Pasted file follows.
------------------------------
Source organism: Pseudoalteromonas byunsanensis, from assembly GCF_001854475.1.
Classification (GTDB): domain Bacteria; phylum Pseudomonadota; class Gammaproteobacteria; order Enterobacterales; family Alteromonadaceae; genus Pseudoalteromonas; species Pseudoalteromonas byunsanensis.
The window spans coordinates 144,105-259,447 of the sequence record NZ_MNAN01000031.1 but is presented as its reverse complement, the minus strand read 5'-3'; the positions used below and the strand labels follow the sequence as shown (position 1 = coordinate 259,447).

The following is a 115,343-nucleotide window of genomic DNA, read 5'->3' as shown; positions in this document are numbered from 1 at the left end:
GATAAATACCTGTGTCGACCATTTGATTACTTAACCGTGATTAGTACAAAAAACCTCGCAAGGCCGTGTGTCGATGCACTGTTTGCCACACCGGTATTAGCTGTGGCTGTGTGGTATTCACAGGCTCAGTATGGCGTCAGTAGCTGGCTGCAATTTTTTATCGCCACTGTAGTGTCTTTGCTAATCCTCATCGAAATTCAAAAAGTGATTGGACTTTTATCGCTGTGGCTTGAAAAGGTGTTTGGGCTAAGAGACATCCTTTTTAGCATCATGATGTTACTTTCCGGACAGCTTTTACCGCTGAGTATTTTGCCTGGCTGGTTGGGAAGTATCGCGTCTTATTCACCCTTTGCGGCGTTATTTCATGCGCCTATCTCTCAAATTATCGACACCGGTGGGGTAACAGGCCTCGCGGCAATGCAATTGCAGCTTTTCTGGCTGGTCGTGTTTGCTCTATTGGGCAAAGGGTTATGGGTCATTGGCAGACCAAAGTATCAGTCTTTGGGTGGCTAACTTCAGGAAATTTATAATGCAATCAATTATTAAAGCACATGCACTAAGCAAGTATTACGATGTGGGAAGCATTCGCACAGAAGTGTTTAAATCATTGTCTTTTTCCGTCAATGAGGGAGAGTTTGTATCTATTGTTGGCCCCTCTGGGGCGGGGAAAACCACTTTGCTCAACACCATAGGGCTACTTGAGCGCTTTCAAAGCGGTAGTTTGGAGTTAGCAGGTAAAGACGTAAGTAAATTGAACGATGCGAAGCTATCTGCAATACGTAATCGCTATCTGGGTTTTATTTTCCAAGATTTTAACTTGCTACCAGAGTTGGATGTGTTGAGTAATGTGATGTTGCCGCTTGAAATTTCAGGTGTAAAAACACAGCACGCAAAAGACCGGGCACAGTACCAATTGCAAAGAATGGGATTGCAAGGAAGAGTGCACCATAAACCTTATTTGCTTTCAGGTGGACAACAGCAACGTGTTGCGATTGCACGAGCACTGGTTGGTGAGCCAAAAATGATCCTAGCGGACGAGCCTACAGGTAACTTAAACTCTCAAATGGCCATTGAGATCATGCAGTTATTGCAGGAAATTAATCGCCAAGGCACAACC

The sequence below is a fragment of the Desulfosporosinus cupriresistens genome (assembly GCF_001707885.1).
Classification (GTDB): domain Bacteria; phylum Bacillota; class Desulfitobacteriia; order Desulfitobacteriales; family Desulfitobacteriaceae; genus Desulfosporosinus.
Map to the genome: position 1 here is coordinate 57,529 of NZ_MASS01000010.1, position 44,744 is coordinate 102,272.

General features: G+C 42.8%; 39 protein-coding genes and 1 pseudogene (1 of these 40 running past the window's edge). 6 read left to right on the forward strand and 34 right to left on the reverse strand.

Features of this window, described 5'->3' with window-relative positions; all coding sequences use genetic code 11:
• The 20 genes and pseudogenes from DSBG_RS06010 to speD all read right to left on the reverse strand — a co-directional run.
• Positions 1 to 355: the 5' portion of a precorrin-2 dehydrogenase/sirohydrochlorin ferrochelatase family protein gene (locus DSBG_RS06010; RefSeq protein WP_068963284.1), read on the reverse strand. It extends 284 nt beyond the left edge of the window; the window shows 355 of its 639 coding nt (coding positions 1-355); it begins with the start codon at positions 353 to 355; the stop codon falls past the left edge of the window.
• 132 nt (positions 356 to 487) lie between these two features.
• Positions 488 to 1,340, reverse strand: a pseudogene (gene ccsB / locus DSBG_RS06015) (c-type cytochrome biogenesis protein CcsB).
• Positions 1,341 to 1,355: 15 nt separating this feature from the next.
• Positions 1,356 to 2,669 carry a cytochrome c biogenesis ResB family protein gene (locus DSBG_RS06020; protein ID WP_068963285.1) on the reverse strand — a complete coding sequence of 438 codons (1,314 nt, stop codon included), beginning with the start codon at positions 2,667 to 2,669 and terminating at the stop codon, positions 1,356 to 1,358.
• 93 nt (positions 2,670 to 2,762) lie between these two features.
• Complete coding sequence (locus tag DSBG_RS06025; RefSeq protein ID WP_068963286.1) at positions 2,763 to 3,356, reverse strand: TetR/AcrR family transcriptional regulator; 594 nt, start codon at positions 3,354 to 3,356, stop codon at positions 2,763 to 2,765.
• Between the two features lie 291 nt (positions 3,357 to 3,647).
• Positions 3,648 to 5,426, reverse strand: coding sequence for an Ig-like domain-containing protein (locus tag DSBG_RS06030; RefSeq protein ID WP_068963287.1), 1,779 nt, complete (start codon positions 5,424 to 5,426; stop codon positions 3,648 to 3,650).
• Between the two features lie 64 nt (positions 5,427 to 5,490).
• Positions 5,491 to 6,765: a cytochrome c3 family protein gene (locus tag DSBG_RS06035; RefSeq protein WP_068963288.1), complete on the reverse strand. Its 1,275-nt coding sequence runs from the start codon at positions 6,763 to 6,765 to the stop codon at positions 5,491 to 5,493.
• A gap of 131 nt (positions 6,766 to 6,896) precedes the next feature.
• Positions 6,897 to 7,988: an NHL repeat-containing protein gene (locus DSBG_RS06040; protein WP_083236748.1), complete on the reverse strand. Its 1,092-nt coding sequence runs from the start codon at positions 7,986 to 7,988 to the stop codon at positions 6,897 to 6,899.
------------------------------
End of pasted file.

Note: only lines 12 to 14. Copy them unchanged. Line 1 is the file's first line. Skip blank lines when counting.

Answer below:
• Positions 1 to 355: the 5' portion of a precorrin-2 dehydrogenase/sirohydrochlorin ferrochelatase family protein gene (locus DSBG_RS06010; RefSeq protein WP_068963284.1), read on the reverse strand. It extends 284 nt beyond the left edge of the window; the window shows 355 of its 639 coding nt (coding positions 1-355); it begins with the start codon at positions 353 to 355; the stop codon falls past the left edge of the window.
• 132 nt (positions 356 to 487) lie between these two features.
• Positions 488 to 1,340, reverse strand: a pseudogene (gene ccsB / locus DSBG_RS06015) (c-type cytochrome biogenesis protein CcsB).